The problems of content marketing apply to you as a marketer whether you’re actually practicing “content marketing” or not.
In any enterprise, there’s a New York Times-scale amount of content getting produced.[i] And your customers are hoovering up content (from a brand or otherwise, in many channels, interchangably) and making decisions based upon it.[ii]
That means you’re in the content business. And the more customers control the purchase path, the more marketers find themselves in the content marketing business.
Which means you will be dealing with the problems content marketing creates. Two of these problems are particular to marketing teams and governance. These are best explained with analogies:
The Menu Problem – How content gets conceived and planned
The Sausage Problem – How content gets made and delivered
The Menu Problem
Marketers don’t have much experience running editorial organizations. This is best reflected in the low percentage of marketers who report that they follow a content marketing strategy.[iii]
A strategy is necessary.[iv] And no one is taking the responsibility to make one.
In 1996, a would-be MIT entrepreneur pitched me on this idea: “What if we could package up huge files like engineering drawings and email them to people instead of FedExing them?” I listened politely, but it all seemed a little futuristic to me at a time when even email wasn’t ubiquitous.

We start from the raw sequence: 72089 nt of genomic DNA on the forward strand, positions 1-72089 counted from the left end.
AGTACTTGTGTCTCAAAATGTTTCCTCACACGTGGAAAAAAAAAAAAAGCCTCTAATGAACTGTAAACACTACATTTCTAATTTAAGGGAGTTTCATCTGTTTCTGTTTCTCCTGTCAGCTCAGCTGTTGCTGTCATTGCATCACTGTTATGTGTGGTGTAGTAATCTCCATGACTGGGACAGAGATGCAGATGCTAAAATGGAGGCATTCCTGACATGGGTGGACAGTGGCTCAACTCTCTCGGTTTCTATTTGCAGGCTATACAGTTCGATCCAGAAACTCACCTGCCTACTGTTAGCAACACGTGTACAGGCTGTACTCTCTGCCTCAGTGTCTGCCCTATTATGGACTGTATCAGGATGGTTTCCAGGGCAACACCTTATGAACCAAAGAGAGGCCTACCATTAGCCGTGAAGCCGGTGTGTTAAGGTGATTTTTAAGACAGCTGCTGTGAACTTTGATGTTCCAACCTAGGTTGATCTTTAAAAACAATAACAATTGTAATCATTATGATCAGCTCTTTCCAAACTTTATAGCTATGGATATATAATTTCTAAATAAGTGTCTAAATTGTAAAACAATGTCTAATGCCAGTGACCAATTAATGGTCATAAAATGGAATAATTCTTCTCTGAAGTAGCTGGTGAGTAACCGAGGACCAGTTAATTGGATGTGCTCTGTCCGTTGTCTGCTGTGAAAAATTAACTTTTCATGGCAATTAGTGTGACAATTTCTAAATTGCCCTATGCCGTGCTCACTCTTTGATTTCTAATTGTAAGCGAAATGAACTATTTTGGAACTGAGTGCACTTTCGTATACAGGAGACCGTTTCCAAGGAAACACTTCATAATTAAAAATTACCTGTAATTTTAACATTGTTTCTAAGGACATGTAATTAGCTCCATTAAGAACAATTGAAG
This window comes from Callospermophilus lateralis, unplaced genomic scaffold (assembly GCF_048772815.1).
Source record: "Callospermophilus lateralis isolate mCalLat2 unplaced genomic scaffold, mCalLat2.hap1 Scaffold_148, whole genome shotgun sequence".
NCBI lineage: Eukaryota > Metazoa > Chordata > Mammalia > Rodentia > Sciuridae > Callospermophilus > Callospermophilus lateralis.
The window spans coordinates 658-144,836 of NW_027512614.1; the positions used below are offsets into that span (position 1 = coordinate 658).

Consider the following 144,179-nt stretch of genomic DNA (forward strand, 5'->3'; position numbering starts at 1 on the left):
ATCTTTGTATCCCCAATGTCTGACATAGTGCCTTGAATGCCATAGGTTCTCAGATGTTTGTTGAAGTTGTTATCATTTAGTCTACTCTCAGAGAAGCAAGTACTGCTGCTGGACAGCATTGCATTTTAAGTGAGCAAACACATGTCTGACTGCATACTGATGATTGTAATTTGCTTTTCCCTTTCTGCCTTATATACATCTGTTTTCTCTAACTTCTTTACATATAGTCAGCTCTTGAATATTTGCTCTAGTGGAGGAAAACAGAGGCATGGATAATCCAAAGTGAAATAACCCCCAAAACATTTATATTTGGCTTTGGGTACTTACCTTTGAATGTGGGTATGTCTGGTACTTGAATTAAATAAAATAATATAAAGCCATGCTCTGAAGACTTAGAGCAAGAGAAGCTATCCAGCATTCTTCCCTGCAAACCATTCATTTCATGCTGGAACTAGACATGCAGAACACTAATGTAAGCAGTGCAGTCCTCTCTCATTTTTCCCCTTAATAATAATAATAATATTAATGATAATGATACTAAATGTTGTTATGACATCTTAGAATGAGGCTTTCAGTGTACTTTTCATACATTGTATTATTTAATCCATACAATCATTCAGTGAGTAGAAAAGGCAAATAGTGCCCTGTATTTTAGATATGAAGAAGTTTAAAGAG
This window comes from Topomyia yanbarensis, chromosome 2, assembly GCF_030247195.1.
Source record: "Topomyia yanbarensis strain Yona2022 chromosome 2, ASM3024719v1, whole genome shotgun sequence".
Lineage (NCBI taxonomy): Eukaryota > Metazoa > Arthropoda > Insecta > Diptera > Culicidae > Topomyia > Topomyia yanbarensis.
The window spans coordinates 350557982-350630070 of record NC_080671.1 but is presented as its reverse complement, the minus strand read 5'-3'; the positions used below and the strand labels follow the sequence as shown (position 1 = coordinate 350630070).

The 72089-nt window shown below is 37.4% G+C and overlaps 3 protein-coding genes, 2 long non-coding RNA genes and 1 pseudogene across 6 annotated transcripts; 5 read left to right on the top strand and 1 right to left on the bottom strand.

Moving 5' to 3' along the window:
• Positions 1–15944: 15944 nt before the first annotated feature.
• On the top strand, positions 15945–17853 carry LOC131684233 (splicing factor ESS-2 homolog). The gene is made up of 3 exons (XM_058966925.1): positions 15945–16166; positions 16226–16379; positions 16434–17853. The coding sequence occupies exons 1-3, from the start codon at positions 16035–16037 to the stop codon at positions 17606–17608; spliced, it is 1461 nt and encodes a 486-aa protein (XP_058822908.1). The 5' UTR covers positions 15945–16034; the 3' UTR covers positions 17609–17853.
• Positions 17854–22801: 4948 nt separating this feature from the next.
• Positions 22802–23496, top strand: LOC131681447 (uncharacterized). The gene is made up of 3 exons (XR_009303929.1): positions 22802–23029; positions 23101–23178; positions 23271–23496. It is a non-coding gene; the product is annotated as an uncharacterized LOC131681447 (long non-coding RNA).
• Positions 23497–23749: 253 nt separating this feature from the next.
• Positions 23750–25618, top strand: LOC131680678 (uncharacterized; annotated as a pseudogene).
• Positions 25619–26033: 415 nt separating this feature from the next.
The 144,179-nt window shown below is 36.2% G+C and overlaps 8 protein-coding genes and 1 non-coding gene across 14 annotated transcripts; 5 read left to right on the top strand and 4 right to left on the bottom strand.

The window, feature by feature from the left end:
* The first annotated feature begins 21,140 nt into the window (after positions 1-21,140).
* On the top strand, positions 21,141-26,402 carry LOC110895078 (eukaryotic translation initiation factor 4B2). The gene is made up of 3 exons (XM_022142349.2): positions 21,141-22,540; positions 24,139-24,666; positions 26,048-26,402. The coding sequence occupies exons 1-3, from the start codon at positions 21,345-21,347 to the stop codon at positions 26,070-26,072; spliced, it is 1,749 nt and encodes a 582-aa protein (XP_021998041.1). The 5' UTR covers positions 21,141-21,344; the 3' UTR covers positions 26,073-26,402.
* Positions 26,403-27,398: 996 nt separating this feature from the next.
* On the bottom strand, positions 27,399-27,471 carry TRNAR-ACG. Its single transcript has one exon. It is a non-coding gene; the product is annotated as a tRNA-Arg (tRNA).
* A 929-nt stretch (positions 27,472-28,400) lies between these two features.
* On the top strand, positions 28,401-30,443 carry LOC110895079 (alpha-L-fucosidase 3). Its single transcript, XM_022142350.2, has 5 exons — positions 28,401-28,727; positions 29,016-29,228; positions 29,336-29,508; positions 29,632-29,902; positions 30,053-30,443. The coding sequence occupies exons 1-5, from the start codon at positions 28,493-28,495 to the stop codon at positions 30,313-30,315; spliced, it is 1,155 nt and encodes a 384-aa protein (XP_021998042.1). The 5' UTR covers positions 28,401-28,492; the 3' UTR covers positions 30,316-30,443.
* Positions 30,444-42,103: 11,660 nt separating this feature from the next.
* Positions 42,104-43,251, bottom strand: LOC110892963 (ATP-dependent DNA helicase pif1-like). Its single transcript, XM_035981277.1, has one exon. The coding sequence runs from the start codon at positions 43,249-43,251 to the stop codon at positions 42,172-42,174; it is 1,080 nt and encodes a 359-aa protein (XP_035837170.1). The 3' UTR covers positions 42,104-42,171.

Of course, this is exactly the business YouSendIt launched in 2003. The nine-year-old company does this quite simply by using email to send the message and YouSendIt to carry the payload — the gigantic file that you can’t attach to the message directly. The company now has 23 million subscribers; according to Wikipedia, 500,000 of them pay for the privilege.
Today the company announced Workstream by YouSendIt, a set of business enhancements to its evolving set of file services. The goal, in the words of CMO Tony Nemelka, is to give enterprises “systems that extend their line of sight beyond central storage and beyond the firewall.” I found three notable things about this offering:
Integration with Outlook and SharePoint with plugins to make it easy to send and retrieve files. While this may not be unique, the integration is quite intuitive. In the experience of David Michel, CIO for Atlanta-based law firm Burr & Forman, giving employees tools they recognize makes it easier for them to use them. Further, it’s integrated into their common workflows such as eDiscovery.
Enterprise administration tools for user and group management. This is what IT needs in order to provide a business-ready alternative to consumer-focused Dropbox. It’s what drew Michel to the offering. Now, this is not lockbox-type security or administration that you could get from a virtual deal room product from IntraLinks, but it’s enough for email-level security and administration.
ECM vendor Open Text announced this morning that it intends to acquire Vignette, provider of Web and transactional content management technologies. In some circles, the acquisition of Vignette has been a foregone conclusion for many months now. Vignette has been an established player for years, with an impressive customer base. But the company’s missteps (a major WCM upgrade that stranded longtime customers, questionable expansions into non-core areas, inconsistent customer service and contact) have left them weakened in a market where they should have been able to take advantage of the lack of size and/or stability of some of its competitors. As a result, Vignette’s license revenues have declined in a hot content management market, and the brand has been devalued despite its strong technology.